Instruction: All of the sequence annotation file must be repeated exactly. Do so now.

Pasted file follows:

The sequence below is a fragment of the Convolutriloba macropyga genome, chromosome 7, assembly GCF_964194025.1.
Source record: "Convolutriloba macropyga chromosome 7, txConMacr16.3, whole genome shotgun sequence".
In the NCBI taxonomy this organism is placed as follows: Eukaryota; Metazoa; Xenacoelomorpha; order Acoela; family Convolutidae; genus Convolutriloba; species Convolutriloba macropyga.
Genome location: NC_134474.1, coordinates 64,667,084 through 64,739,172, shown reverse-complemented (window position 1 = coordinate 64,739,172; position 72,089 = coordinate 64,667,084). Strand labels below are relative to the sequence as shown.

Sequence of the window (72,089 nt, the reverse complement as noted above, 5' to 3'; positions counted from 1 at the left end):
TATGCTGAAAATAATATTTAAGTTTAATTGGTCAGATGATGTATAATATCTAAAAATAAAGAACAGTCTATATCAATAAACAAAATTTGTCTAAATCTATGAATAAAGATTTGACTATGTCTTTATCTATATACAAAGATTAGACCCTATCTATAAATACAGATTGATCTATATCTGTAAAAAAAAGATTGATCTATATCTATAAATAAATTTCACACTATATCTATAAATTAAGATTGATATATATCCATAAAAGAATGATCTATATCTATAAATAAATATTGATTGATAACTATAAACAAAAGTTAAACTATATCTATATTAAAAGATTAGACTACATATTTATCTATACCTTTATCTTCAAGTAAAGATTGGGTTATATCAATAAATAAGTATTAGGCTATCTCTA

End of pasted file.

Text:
The sequence below is a fragment of the Convolutriloba macropyga genome, chromosome 7, assembly GCF_964194025.1.
Source record: "Convolutriloba macropyga chromosome 7, txConMacr16.3, whole genome shotgun sequence".
In the NCBI taxonomy this organism is placed as follows: Eukaryota; Metazoa; Xenacoelomorpha; order Acoela; family Convolutidae; genus Convolutriloba; species Convolutriloba macropyga.
Genome location: NC_134474.1, coordinates 64,667,084 through 64,739,172, shown reverse-complemented (window position 1 = coordinate 64,739,172; position 72,089 = coordinate 64,667,084). Strand labels below are relative to the sequence as shown.

Sequence of the window (72,089 nt, the reverse complement as noted above, 5' to 3'; positions counted from 1 at the left end):
TATGCTGAAAATAATATTTAAGTTTAATTGGTCAGATGATGTATAATATCTAAAAATAAAGAACAGTCTATATCAATAAACAAAATTTGTCTAAATCTATGAATAAAGATTTGACTATGTCTTTATCTATATACAAAGATTAGACCCTATCTATAAATACAGATTGATCTATATCTGTAAAAAAAAGATTGATCTATATCTATAAATAAATTTCACACTATATCTATAAATTAAGATTGATATATATCCATAAAAGAATGATCTATATCTATAAATAAATATTGATTGATAACTATAAACAAAAGTTAAACTATATCTATATTAAAAGATTAGACTACATATTTATCTATACCTTTATCTTCAAGTAAAGATTGGGTTATATCAATAAATAAGTATTAGGCTATCTCTA